HIT THE NIGHT Director JEONG Ga-young
Dec 03, 2018
- Writerby SONG Soon-jin
“I want to make fresh new films”
JEONG Ga-young has been creating her unique cinematic world while constantly assuming two roles, those of directing and acting, with works such as the short Love Jo. Right Now. (2017) and the long feature Bitch on the Beach (2016). She is now back with her sophomore feature film, Hit the Night. The film, which earned her a Director’s Award in the Vision section of the Busan International Film Festival in 2017 and was invited to screen at this year’s London Korean Film Festival (Women’s Voice section) and the International Film Festival Rotterdam (Bright Future section), follows unknown film director Ga-young (played by JEONG Ga-young) inviting for a drink a man she first met to find inspiration for her next movie, Jin-hyeok, and passionately wooing him. Meticulously capturing the serenade of young women in their twenties through this character of Ga-young who shares her name and her resemblance, JEONG Ga-young’s camera is as sharp and honest as ever.
The short movies you have shown until now, as well as your debut feature Bitch on the Beach, have all been produced by yourself. This film, however, has been produced by LEZHIN ENTERTAINMENT. How did you get to meet them?
After Bitch on the Beach, I wanted to film a second independent feature and so I wrote a scenario. And as I would often talk about the story with a producer I know, YEON Dong-eun, she told me she could probably help me. I was introduced to a manager at LEZHIN ENTERTAINMENT (LEZHIN ENTERTAINMENT operates webtoon portal “Lezhin Comics” and is now entering the audiovisual media industry with adaptations of their IPs), and it just so happened that it was right when LEZHIN ENTERTAINMENT was very interested in producing films, so they decided to make it their first film produced in-house. I received a budget of KRW 35 million (around USD 31,000) to produce the film and I shot it in 5 days, more or less. I felt reassured knowing that I had a production company behind me. All this time, when I was producing, directing and acting all by myself, it was the production side that felt the most burdensome. Thanks to the strong support from the production company, I could concentrate all of my efforts into directing and acting.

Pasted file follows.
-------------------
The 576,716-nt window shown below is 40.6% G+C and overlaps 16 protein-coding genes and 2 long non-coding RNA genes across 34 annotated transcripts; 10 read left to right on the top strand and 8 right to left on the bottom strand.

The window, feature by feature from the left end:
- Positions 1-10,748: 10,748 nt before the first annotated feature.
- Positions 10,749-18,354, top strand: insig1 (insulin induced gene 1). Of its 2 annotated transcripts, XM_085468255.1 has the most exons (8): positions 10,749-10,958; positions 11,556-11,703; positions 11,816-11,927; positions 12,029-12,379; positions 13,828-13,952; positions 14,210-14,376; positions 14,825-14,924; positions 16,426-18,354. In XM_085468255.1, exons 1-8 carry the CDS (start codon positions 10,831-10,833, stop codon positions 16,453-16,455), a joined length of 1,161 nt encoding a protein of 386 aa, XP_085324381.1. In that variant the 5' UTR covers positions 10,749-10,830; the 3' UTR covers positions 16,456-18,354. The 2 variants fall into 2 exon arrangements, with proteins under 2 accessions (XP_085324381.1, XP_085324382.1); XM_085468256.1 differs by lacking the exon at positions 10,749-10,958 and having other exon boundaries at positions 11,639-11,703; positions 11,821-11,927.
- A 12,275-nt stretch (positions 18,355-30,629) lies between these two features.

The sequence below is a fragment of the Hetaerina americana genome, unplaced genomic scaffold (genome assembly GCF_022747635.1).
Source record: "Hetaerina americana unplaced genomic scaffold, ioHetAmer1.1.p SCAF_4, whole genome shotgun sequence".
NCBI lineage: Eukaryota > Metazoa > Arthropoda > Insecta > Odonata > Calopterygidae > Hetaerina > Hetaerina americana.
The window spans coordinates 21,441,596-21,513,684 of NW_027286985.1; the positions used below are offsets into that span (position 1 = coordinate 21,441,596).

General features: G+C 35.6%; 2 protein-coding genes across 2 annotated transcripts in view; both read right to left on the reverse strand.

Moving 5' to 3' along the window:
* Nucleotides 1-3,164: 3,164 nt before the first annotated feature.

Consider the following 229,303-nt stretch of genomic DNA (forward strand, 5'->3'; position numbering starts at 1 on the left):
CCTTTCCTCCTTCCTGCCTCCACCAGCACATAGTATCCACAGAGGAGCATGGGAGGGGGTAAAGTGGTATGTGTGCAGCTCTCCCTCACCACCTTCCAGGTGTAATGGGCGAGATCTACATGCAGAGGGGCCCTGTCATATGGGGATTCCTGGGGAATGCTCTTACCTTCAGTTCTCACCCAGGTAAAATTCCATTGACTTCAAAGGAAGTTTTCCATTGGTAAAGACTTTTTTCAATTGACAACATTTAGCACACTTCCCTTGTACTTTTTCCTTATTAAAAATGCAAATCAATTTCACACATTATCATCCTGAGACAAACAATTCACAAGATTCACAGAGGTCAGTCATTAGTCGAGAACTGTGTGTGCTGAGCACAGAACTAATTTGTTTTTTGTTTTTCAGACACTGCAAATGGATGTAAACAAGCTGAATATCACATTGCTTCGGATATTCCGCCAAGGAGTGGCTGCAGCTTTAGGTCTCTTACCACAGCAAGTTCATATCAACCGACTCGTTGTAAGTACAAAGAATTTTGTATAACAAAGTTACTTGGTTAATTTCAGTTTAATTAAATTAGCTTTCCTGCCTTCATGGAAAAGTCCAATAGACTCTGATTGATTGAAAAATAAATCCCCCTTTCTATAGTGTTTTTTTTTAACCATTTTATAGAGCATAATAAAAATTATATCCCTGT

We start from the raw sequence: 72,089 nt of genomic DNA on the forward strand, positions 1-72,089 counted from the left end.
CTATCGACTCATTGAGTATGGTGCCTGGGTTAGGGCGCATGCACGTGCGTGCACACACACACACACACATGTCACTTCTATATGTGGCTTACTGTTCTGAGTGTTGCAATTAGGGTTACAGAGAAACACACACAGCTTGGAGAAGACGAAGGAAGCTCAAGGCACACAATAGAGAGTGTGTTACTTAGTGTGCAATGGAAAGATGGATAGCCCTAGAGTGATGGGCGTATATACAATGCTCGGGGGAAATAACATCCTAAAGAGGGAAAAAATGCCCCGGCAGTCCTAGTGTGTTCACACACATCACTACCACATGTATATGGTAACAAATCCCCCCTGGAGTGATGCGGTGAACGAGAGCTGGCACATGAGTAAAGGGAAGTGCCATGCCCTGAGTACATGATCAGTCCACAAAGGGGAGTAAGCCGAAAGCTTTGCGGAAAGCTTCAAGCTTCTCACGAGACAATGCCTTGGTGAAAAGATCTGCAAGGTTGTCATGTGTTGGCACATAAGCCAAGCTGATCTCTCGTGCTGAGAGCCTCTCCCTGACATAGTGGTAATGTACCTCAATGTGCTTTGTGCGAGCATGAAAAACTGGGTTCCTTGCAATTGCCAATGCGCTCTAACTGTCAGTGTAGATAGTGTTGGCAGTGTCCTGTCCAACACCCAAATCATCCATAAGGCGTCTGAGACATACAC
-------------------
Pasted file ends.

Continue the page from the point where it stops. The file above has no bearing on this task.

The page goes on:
Where does the story of Hit the Night come from?
After Bitch on the Beach, I felt like telling stories that would be a bit more tragic. The narrative of a woman showing her best and wooing like mad a guy she likes only to be met with failure naturally occurred to me. I’m so glad to hear audiences say that they felt sad and lonely seeing Ga-young. (laughs)
I’m curious to know, how did you go about casting PARK Jong-hwan, a star in independent Korean cinema? You previously said that you had already him in mind when you started writing the scenario, is that right?
Exactly. I originally wrote it thinking about PARK Jong-hwan. Fortunately, he found the script interesting and said he would like to do it, so I didn’t have much difficulty for the casting. As for the actor who plays Yeong-chan, HYUNG Seul-woo – he is also the director of the short Selfie (2017) – I cast him after we met at a drinking party. Everyone said that it sounded interesting and that they wanted to join the project, so things worked out pretty well.
There is exactly three characters in the film.